Results 1 to 6 of 6
  1. #1
    mtbr member
    Reputation: CabezaShok's Avatar
    Join Date
    Oct 2007
    Posts
    116

    Budget Crankset advice for commuter

    I got a Truvative Howitzer Blaze crankset/GXP BB for cheap, i havent installed yet, as i dont own the special tool to do it. I was planning on using these on my commuter MTB but the GXP 140mm wide external bearing BB seems better suited for AM/DH instead of commuting....but im not sure.

    Q: is the GXP Howitzer bottom bracket overkill for commuter?
    Q: For reliability, should i stick with ISIS V.S GXP?

    Id be greatfull if someone could chime in on this.

  2. #2
    Fat-tired Roadie
    Reputation: AndrwSwitch's Avatar
    Join Date
    Nov 2007
    Posts
    13,303
    Isn't the Howitzer line specifically marketed for downhillers? It looks huge... Did you just buy it because it was cheap? A deal's only a deal when it's on something you were going to buy anyway...

    ISIS wasn't renowned for reliability, due to the size of the little balls in its bearing relative to those in a square taper bottom bracket. I'd guess that Truvativ came up with the Howitzer to buy themselves a little more space for bearings, before the external bottom brackets came out.

    My general attitude with my commuters is that it's a bike I'm going to expose to rain, snow, road sludge, thieves and vandals, and never compete on. So any expenditure beyond the minimum is overkill. That means that if your current crank is actually broken and this DH crank is the cheapest that'll keep it rolling, it's the right one. Otherwise, don't bother. If I had to replace the crankset on a MTB-based commute bike, I'd probably get this one.

    http://www.bikesonline.com/deore-m59...6-48-black.htm

    or maybe an Acera or Tourney crank with the same gearing. 44t is often not enough for a 26"-wheeled MTB with slick tires.
    "Don't buy upgrades; ride up grades." -Eddy Merckx

  3. #3
    mtbr member
    Reputation: CabezaShok's Avatar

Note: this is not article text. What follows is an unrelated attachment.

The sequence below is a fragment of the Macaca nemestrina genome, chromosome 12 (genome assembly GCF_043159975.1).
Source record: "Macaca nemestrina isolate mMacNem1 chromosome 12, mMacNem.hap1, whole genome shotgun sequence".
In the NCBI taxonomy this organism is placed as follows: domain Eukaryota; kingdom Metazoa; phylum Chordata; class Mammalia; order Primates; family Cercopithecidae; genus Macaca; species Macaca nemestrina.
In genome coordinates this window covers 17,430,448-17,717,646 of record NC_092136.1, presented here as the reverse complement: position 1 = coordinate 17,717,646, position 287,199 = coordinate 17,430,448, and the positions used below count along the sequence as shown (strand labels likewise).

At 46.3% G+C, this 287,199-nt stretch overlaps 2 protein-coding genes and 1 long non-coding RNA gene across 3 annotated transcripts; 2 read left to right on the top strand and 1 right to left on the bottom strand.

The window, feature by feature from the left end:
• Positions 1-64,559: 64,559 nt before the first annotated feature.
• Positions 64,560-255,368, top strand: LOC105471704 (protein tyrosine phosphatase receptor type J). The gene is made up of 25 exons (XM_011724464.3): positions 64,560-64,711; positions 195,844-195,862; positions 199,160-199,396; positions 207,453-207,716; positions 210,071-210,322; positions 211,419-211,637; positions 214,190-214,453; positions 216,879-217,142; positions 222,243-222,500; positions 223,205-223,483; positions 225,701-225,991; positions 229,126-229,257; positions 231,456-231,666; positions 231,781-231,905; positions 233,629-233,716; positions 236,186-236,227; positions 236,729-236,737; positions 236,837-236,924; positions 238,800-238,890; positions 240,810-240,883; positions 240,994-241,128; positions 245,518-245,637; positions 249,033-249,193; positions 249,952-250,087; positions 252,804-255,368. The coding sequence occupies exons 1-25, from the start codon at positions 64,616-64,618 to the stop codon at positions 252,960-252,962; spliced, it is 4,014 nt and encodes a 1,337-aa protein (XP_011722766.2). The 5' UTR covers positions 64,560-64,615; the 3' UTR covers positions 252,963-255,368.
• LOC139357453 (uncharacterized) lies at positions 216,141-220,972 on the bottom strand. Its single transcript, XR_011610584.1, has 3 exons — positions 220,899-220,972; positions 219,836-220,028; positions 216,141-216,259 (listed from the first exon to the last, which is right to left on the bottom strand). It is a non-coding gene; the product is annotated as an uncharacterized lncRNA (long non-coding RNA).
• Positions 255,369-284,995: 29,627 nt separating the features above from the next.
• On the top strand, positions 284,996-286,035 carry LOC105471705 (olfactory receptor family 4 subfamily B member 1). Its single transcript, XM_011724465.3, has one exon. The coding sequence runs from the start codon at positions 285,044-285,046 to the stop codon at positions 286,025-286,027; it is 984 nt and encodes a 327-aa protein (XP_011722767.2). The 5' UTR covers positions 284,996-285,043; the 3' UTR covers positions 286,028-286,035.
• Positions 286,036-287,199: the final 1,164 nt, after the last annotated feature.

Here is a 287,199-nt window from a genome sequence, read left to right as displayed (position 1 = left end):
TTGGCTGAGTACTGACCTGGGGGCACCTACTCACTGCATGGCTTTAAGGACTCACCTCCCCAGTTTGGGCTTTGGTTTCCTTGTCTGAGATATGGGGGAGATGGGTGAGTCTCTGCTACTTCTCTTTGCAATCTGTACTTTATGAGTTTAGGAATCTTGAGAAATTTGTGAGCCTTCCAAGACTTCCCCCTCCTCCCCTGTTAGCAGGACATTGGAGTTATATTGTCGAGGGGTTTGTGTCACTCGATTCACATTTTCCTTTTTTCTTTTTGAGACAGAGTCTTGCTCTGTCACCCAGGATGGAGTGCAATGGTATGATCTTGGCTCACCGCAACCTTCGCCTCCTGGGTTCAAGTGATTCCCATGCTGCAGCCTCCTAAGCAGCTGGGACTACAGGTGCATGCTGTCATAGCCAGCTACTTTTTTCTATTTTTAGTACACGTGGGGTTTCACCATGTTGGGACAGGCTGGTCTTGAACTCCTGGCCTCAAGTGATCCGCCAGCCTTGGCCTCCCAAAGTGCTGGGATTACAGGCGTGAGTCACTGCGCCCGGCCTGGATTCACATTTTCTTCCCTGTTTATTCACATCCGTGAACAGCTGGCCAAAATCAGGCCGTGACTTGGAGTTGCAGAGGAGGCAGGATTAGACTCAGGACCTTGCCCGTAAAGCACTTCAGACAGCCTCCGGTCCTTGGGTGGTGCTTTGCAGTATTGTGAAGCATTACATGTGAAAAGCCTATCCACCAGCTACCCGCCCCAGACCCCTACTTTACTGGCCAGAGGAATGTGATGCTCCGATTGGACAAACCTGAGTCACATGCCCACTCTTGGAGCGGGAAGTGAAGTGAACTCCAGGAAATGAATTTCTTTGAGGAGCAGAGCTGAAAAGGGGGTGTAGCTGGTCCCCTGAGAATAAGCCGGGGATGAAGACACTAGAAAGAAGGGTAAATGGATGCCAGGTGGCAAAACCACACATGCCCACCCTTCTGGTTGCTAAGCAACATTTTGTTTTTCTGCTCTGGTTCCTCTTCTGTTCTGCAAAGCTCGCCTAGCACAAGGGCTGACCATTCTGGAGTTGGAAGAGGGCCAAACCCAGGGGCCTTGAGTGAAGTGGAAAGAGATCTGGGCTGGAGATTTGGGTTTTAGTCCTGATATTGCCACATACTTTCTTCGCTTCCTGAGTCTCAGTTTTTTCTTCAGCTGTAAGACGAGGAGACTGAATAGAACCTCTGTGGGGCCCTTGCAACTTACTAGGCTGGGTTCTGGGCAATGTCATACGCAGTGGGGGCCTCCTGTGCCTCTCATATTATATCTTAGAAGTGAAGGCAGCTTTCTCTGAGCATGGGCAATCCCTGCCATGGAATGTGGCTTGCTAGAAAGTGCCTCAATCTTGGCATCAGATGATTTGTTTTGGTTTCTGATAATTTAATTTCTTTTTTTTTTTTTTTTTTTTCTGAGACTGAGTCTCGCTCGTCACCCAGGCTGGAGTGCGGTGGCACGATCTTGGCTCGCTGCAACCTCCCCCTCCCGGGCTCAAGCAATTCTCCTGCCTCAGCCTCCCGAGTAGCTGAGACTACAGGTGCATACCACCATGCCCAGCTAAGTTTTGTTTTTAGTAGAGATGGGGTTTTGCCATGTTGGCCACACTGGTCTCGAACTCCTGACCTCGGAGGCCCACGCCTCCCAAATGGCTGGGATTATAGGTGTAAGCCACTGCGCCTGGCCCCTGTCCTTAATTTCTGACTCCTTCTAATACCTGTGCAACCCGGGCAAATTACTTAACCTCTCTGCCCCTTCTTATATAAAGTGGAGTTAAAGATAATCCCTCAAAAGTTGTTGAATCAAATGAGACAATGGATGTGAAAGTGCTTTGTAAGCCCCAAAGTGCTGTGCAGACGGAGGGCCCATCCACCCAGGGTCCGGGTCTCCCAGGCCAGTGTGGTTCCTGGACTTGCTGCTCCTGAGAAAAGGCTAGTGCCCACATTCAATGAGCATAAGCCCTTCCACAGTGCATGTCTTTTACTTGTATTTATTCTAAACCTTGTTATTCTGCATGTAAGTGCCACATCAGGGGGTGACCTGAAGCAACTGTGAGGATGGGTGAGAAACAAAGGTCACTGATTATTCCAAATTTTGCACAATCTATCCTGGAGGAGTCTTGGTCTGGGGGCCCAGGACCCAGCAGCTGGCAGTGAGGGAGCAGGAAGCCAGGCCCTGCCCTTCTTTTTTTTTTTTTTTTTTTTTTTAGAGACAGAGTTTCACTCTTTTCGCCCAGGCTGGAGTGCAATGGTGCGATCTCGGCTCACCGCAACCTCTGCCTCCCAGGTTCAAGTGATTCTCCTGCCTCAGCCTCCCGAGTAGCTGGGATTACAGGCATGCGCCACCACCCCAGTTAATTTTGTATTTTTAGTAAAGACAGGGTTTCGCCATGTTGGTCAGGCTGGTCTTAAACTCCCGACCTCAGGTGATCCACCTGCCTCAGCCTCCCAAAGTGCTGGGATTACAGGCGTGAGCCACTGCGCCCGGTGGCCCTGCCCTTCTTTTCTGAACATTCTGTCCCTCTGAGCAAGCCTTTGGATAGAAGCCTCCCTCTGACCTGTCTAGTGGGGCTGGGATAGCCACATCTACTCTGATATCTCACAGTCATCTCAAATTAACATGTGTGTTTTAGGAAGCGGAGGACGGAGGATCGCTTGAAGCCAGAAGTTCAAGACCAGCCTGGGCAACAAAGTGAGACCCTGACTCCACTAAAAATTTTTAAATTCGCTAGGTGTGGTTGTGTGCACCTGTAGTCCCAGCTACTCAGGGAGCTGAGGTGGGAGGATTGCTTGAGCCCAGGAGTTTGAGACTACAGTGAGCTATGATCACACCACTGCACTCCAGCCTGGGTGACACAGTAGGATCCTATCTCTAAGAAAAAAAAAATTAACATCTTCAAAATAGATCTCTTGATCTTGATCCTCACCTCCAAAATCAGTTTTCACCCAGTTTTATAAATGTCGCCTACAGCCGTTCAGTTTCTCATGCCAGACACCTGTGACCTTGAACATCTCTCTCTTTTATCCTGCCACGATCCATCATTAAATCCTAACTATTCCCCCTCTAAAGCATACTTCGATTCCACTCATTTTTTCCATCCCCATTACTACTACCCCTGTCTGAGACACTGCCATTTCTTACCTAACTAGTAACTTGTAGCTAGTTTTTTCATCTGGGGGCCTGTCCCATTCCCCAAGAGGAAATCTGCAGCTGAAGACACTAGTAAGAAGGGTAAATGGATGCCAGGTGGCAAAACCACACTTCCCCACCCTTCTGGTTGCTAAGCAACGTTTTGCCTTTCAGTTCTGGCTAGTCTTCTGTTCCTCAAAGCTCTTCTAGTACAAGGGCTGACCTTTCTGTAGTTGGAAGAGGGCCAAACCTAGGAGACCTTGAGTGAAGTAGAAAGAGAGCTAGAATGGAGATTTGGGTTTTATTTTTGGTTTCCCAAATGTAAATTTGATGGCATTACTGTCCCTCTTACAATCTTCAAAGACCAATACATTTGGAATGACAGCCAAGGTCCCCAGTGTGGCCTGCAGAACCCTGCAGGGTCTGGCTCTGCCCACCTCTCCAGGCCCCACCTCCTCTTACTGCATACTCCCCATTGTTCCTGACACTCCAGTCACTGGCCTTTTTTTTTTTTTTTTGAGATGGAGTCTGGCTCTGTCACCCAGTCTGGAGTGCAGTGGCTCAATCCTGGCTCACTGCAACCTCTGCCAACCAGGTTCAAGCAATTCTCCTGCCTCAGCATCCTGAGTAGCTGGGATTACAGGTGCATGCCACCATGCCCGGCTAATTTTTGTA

Join Date
    Oct 2007
    Posts
    116
    Why did i buy these? Well my LBS gets brand new OEM crankset+BB combos for cheap, and the LBS mechanic said external bearings are WAYYY better. Like you said i should have bought something like the 26/36/48T Deore crankset you posted, but my Truvative Howitzer+crankset and BB cost me only$69...but i should have considered id need to spend $30 on a GXP BB tool (wasted money if GXP is better for DH/AM use) Durability is paramount for me... and im reading that external bearings in GXP wear out fast

    So ISIS isnt that reliable....and i guess square taper is the only way to go then?

  4. #4
    Fat-tired Roadie
    Reputation: AndrwSwitch's Avatar
    Join Date
    Nov 2007
    Posts
    13,303
    I'm rather fond of my external bearing crankset.

    But if all you want is service life and you're good at installing crank arms correctly, square taper actually does have a really good record. I think it fell out of favor because some riders can feel flex using that style of bottom bracket and incorrectly installed crank arms get badly damaged if they develop play. (Correctly installed ones would too, but it shouldn't come up.)

    I don't think my BB tool cost $30...
    "Don't buy upgrades; ride up grades." -Eddy Merckx

  5. #5
    Recreational Racer
    Reputation: Jvan_wert's Avatar
    Join Date
    Apr 2007
    Posts
    98
    For a commuter? The old square tapers that you can press apart and re-lube, treat em right they will longer than you. You want to go external bearing BB check out real world cycling web site. Their external BB don't have that plastic spacer like shimano or race face does and they come with double seals to keep the water out.
    “Let me 'splain. No, there is too much. Let me sum up.”

  6. #6
    mtbr member
    Reputation:
    Join Date
    May 2005
    Posts
    1,726
    I disagree with the other guys. If you have it, use it. I am running a RaceFace Atlas AM crank on my main commuter bike. So it's a little heavier, so what? I'm not racing. Also, the tool you need is less than $20 - Universal has the Park BBT-9 for $17. You don't need a Truvativ specific tool - all the external bearings use the same tool so you can use it for other bikes too.

Posting Permissions

  • You may not post new threads
  • You may not post replies
  • You may not post attachments
  • You may not edit your posts
  •